President Trump signed an executive order on Tuesday to restart the refugee resettlement program, after it was suspended for 120 days as part of the president’s travel ban issued earlier this year. The order will resume refugee admissions but will initiate a new 90-day review period for officials to conduct an “in-depth threat assessment” of eleven countries. While neither the executive order nor the White House named these eleven countries, Politico says that based on statements from senior administration officials these countries appear to include: Egypt, Iran, Iraq, Libya, Mali, North Korea, Somalia, South Sudan, Sudan, Syria and Yemen—all majority-Muslim countries except for North Korea and South Sudan.
During the 90-day review period, refugee admissions for nationals from these eleven countries will only be allowed in the US if the individual’s entry is in the national interest. A government memo obtained by Reuters says the review would seek “to determine what additional safeguards, if any, were necessary to ensure that the admission of refugees from these countries of concern does not pose a threat to the security and welfare of the United States.”
Claiming in the executive order that the attorney general had “reported that more than 300 persons who had entered the United States as refugees were then the subjects of counterterrorism investigations by the Federal Bureau of Investigation,” the order outlines more “extreme vetting” for refugee admissions across the board. Refugees not from the targeted eleven countries will be subjected to new vetting procedures regarding applications, interviews, and background checks, according to Jennifer Higgins, associate director for the refugee, asylum and international operations directorate at US Citizenship & Immigration Services (USCIS). Higgins says that the agency will collect more biographical data and contacts for all family members as well as a detailed “family tree” in the screening process. “This can help us better determine the truthfulness of an individual’s claim, including any criminal history or ties to bad actors,” she says.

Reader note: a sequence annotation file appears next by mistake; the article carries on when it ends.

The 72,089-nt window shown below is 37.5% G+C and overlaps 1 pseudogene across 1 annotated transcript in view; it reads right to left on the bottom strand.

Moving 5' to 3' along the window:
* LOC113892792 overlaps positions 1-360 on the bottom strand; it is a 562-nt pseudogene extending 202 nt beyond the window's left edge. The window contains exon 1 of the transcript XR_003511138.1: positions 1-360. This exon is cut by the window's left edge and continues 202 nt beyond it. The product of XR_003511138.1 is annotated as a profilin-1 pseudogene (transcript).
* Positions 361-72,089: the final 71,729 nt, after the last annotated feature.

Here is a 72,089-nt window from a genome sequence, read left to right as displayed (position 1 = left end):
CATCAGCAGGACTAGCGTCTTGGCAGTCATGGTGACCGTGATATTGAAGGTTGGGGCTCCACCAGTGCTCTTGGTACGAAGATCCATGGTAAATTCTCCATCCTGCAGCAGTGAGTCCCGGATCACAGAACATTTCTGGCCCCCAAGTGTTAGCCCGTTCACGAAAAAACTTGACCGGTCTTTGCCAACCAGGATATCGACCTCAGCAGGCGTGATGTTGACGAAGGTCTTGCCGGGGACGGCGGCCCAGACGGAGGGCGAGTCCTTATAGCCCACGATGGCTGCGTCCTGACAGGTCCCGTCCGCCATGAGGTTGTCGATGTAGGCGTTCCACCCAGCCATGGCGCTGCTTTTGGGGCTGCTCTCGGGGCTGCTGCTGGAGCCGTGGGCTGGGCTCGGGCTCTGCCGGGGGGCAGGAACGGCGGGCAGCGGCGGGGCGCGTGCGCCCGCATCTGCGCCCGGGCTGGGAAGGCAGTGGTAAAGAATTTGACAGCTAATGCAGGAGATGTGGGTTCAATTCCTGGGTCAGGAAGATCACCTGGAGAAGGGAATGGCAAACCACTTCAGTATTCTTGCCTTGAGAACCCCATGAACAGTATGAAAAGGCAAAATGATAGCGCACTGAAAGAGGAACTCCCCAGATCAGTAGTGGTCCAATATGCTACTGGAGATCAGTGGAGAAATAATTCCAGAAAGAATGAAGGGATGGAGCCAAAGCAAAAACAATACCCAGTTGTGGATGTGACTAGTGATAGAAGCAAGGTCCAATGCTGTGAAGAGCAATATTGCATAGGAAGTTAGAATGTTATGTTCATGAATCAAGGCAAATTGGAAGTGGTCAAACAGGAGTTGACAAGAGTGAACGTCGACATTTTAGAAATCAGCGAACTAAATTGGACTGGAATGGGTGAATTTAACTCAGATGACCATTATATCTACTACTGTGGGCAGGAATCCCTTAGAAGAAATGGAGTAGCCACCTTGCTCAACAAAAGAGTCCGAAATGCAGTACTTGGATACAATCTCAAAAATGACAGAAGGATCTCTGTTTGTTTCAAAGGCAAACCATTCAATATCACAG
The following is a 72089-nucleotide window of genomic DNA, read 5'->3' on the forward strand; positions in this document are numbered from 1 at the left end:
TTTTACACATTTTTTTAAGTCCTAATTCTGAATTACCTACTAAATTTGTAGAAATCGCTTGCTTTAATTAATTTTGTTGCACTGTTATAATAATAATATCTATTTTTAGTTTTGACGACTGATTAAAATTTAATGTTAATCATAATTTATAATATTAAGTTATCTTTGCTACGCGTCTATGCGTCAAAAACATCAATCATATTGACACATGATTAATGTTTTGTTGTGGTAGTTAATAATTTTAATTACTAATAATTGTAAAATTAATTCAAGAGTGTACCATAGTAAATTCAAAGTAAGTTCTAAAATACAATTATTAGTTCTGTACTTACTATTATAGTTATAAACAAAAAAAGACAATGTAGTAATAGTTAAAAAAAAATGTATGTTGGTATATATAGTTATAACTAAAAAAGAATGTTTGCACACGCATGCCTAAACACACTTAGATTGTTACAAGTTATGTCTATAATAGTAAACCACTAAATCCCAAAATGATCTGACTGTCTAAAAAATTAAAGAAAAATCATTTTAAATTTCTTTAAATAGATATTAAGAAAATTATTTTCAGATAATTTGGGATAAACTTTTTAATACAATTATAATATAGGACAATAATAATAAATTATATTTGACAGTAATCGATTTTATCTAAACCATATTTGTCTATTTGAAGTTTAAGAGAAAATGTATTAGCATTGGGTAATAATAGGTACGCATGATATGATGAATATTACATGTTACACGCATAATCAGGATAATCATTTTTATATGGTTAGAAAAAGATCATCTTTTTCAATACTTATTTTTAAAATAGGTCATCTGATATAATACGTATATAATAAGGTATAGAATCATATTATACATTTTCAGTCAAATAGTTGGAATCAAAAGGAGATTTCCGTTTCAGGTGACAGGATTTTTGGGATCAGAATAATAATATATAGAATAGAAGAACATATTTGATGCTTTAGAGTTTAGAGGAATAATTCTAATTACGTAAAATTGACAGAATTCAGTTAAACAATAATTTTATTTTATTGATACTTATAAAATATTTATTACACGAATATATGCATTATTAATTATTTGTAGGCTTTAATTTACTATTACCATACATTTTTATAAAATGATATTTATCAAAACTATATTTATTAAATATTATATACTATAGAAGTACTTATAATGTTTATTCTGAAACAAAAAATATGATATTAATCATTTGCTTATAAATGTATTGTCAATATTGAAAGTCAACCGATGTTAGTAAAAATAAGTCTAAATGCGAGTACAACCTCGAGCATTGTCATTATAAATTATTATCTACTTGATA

Additionally, USCIS refugee officers will collect phone, email, and address information going back over a ten-year period instead of the current five-year-period, according to a State Department memo sent to refugee support centers. The new order also temporarily suspends the "following-to-join" program, which allows refugees to bring their spouses and children to the US. Despite all this, one official tells CNN that they "are a welcoming administration” and these refugee policies show that President Trump is committed to protecting Americans and he’s not just "anti-immigration (or) anti-refugee."
Mark Hetfield, president of HIAS, a resettlement organization formerly known as the Hebrew Immigrant Aid Society, says in a written statement that the new requirements "create additional, unnecessary burdens” for those fleeing their home countries. “The US is decimating the refugee resettlement program at a time of unprecedented global need,” he says. Jennifer Sime, senior vice-president of US programs at the International Rescue Committee, also objects to the new screening guidelines. “This will add months, or potentially years, to the most urgent cases—the majority of which are women and children in heinous circumstances who need the permanent and proven solution of resettlement. With a world facing brutal and protracted conflicts like in Syria, or new levels of displacement and unimaginable violence against the Rohingya—this moment is a test of the world’s humanity, moral leadership, and ability to learn from the horrors of the past.”
The new refugee executive order will likely face legal challenges. We will provide updates as we receive them.